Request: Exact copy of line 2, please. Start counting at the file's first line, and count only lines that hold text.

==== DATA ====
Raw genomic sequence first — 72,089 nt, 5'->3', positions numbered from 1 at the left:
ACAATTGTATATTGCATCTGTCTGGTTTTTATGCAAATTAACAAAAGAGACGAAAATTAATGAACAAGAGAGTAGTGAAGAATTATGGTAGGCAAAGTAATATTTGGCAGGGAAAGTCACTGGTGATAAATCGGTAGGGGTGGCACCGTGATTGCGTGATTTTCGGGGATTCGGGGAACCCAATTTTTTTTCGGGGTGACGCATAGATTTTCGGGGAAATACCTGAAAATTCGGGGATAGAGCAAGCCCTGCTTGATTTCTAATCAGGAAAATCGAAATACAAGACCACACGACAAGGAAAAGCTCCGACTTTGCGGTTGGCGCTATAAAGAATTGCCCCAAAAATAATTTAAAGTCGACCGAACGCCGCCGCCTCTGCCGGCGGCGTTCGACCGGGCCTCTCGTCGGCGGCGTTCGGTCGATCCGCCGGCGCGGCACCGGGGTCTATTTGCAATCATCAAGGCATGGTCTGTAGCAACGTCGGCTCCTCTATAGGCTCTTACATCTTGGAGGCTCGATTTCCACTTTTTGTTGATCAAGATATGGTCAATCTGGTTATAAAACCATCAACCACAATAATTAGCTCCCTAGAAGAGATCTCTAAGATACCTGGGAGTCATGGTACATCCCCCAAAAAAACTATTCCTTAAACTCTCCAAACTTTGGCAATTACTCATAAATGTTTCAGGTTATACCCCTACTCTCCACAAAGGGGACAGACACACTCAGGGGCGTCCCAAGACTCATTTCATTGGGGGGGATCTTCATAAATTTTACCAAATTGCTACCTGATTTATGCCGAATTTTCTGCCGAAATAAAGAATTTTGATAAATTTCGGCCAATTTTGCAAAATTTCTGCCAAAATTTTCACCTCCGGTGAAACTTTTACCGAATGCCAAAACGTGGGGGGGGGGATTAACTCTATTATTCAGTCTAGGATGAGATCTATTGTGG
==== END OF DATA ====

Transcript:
ACAATTGTATATTGCATCTGTCTGGTTTTTATGCAAATTAACAAAAGAGACGAAAATTAATGAACAAGAGAGTAGTGAAGAATTATGGTAGGCAAAGTAATATTTGGCAGGGAAAGTCACTGGTGATAAATCGGTAGGGGTGGCACCGTGATTGCGTGATTTTCGGGGATTCGGGGAACCCAATTTTTTTTCGGGGTGACGCATAGATTTTCGGGGAAATACCTGAAAATTCGGGGATAGAGCAAGCCCTGCTTGATTTCTAATCAGGAAAATCGAAATACAAGACCACACGACAAGGAAAAGCTCCGACTTTGCGGTTGGCGCTATAAAGAATTGCCCCAAAAATAATTTAAAGTCGACCGAACGCCGCCGCCTCTGCCGGCGGCGTTCGACCGGGCCTCTCGTCGGCGGCGTTCGGTCGATCCGCCGGCGCGGCACCGGGGTCTATTTGCAATCATCAAGGCATGGTCTGTAGCAACGTCGGCTCCTCTATAGGCTCTTACATCTTGGAGGCTCGATTTCCACTTTTTGTTGATCAAGATATGGTCAATCTGGTTATAAAACCATCAACCACAATAATTAGCTCCCTAGAAGAGATCTCTAAGATACCTGGGAGTCATGGTACATCCCCCAAAAAAACTATTCCTTAAACTCTCCAAACTTTGGCAATTACTCATAAATGTTTCAGGTTATACCCCTACTCTCCACAAAGGGGACAGACACACTCAGGGGCGTCCCAAGACTCATTTCATTGGGGGGGATCTTCATAAATTTTACCAAATTGCTACCTGATTTATGCCGAATTTTCTGCCGAAATAAAGAATTTTGATAAATTTCGGCCAATTTTGCAAAATTTCTGCCAAAATTTTCACCTCCGGTGAAACTTTTACCGAATGCCAAAACGTGGGGGGGGGGATTAACTCTATTATTCAGTCTAGGATGAGATCTATTGTGG